You have radiotherapy every day, Monday to Friday, with a break at weekends. Each treatment takes about 10 to 20 minutes. You have 28 treatments (around 5 ½ weeks).
You also have chemotherapy at the same time. You have 2 drugs:
- mitomycin C
Mitomycin C is an injection you have into your vein. You have it on the 1st day of radiotherapy.
Capecitabine comes as tablets that you take twice a day, morning and evening. You take them each day you have radiotherapy.
Lower dose of chemoradiotherapy
You have a radiotherapy planning scan and start radiotherapy about 2 weeks later.
You have radiotherapy every weekday. Each treatment takes about 10 to 20 minutes. You have 23 treatments (around 4 ½ weeks).
You have mitomycin C as an injection into your vein on the 1st day of radiotherapy. And capecitabine tablets twice a day, on each day you have radiotherapy.
Quality of life
You complete quality of life questionnaires:
- at the time you join the trial
- at the end of treatment
- 6 weeks after the end of treatment
- then after 6 months, 1, 2 and 3 years
The questionnaires ask about how you have been feeling and what side effects you have had. They take about 15 minutes to complete each time. You can complete the questionnaires online or on paper.
Tissues samples and scans
The trial team might ask:
- to use a tissue sample of your cancer taken when you were diagnosed (stored biopsies)
- to use a tissue sample of your cancer taken when you join this trial and if your cancer gets worse (if you have samples of tissue taken as part of your routine care)
- for your permission to look at the scans taken as part of this trial
They want to study more about anal cancer, find out who is at risk of it and who is most likely to have side effects from treatment.
You don’t have to agree to this if you don’t want to. You can still take part in this trial.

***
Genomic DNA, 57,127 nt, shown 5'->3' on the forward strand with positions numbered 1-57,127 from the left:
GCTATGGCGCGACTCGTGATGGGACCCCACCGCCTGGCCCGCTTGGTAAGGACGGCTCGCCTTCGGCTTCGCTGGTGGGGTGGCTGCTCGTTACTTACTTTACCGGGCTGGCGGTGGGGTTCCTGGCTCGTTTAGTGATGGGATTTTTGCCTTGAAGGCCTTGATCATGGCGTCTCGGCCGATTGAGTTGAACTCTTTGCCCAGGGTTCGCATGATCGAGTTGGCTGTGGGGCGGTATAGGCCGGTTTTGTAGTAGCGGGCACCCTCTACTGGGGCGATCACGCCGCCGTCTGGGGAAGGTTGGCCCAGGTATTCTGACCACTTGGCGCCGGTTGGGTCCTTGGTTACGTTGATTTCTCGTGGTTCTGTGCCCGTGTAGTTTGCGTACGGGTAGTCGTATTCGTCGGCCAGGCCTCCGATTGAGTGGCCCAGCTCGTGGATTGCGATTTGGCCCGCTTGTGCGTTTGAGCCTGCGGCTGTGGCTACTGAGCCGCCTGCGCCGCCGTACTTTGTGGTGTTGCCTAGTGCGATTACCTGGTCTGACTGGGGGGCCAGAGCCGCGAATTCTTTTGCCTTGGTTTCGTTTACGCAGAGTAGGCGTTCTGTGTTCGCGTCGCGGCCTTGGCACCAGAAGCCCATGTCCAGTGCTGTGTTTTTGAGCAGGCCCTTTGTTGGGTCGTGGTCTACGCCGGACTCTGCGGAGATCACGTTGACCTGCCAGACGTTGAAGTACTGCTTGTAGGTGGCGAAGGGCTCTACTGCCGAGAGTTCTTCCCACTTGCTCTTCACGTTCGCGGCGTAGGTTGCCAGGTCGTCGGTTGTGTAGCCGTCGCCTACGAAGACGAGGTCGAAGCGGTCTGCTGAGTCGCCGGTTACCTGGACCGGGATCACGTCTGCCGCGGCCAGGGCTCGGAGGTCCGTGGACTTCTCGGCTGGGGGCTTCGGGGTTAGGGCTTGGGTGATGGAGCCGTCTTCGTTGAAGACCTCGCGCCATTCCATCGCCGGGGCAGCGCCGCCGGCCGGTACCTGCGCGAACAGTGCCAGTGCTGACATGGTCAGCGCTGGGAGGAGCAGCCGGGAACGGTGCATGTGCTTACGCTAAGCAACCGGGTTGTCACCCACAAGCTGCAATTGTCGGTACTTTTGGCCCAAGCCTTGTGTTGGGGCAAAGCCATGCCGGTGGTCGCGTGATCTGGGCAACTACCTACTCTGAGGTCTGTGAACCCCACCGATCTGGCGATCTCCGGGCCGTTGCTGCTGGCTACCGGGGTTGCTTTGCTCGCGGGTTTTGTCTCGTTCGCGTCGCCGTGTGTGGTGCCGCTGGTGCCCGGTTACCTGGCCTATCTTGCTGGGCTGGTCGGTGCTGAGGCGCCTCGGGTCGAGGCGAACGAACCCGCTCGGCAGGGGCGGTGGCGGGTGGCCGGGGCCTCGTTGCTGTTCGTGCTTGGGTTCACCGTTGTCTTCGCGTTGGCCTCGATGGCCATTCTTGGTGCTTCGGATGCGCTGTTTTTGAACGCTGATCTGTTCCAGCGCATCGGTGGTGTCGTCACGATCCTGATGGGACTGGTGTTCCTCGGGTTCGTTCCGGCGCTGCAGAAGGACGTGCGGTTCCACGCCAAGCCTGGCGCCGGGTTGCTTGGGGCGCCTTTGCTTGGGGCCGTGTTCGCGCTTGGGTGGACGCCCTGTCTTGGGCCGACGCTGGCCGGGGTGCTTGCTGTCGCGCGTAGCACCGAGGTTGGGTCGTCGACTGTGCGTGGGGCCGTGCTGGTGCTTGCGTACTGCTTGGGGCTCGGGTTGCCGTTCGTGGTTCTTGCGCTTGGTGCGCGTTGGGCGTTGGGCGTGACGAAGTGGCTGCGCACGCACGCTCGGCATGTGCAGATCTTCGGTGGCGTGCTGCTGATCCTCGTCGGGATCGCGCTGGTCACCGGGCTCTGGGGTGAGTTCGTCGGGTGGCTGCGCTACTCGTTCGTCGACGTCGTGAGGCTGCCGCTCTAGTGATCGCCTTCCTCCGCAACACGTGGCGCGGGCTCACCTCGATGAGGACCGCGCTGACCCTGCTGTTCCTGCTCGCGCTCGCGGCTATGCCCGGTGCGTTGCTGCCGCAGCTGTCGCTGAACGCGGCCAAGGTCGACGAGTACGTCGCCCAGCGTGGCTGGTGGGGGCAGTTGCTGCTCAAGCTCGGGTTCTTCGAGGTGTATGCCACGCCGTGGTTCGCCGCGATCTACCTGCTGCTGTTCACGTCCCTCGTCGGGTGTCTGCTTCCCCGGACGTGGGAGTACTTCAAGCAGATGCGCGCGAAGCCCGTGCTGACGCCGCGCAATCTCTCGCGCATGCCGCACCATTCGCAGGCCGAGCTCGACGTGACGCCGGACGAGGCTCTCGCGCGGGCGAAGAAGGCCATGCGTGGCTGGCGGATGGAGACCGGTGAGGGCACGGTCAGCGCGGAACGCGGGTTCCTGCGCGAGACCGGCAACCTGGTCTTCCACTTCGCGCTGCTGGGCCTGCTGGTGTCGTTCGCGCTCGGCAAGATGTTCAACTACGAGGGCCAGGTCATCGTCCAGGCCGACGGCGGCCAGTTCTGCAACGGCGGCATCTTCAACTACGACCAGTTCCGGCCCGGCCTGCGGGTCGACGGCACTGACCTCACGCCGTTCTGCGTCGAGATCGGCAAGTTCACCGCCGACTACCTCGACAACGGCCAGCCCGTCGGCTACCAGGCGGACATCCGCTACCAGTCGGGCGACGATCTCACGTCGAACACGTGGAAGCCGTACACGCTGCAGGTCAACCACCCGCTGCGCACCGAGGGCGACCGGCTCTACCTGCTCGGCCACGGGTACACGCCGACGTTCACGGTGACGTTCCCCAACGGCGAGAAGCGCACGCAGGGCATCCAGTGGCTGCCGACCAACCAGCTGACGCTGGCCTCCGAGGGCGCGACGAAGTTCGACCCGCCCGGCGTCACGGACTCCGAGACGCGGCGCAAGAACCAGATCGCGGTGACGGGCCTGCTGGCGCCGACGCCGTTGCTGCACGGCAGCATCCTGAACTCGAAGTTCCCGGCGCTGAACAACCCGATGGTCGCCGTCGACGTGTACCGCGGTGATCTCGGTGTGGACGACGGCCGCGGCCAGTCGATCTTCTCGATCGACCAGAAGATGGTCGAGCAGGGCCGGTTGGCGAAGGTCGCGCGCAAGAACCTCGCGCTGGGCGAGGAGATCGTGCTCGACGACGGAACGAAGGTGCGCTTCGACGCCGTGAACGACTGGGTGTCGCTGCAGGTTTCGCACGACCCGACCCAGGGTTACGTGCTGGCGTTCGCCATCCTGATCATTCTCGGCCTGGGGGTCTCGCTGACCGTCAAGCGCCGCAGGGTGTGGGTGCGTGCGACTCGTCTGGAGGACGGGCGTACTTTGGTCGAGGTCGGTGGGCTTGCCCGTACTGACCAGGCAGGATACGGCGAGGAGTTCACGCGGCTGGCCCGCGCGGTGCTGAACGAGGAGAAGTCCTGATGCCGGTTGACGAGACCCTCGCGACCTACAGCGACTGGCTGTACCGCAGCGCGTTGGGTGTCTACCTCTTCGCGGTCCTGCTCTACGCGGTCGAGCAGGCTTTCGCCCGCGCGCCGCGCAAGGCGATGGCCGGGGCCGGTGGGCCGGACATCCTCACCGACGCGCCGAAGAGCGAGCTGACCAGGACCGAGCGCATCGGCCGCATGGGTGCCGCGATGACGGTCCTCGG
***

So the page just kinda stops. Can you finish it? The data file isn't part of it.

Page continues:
Your name and address will be removed from the scans and tissue sample. So no one will be able to identify you.
You see a doctor and have some tests before taking part. These tests might include:
- a physical examination
- blood tests
- a heart trace (
- an MRI scan
- a CT scan
You see the trial doctor for blood tests and a physical examination every week during treatment.
When you finish treatment, you see the trial doctor after 6 weeks. Then:
- every 3 months for the first 2 years
- every 6 months for 1 year
- once a year
You have an MRI scan after 3 and 6 months of the end of treatment. And a CT scan every year, for 3 years.
The trial team monitor you during the time you have treatment and you have a phone number to call them if you are worried about anything. The team will tell you about all the possible side effects before you start the trial.
Radiotherapy to the anus has short term (or acute) side effects that usually start a few days after the radiotherapy begins. And side effects that can start some months or years later (long term or late side effects).
The most common short term side effects of radiotherapy include:
- sore skin
- problems passing urine- it might be difficult or painful to pass urine or you might have some
- loss of pubic hair
- tiredness (fatigue)
- vaginal irritation
We have more information about short term radiotherapy side effects.
And information about long term radiotherapy side effects.
The most common side effects of chemotherapy include:
- a drop in blood cells causing an increased risk of infection, bruising or bleeding
- feeling or being sick
- sore mouth
We have more information about the side effects of:
How to join a clinical trial
Professor David Sebag-Montefiore
Cancer Research UK
University of Leeds
This is Cancer Research UK trial number CRUK/15/007.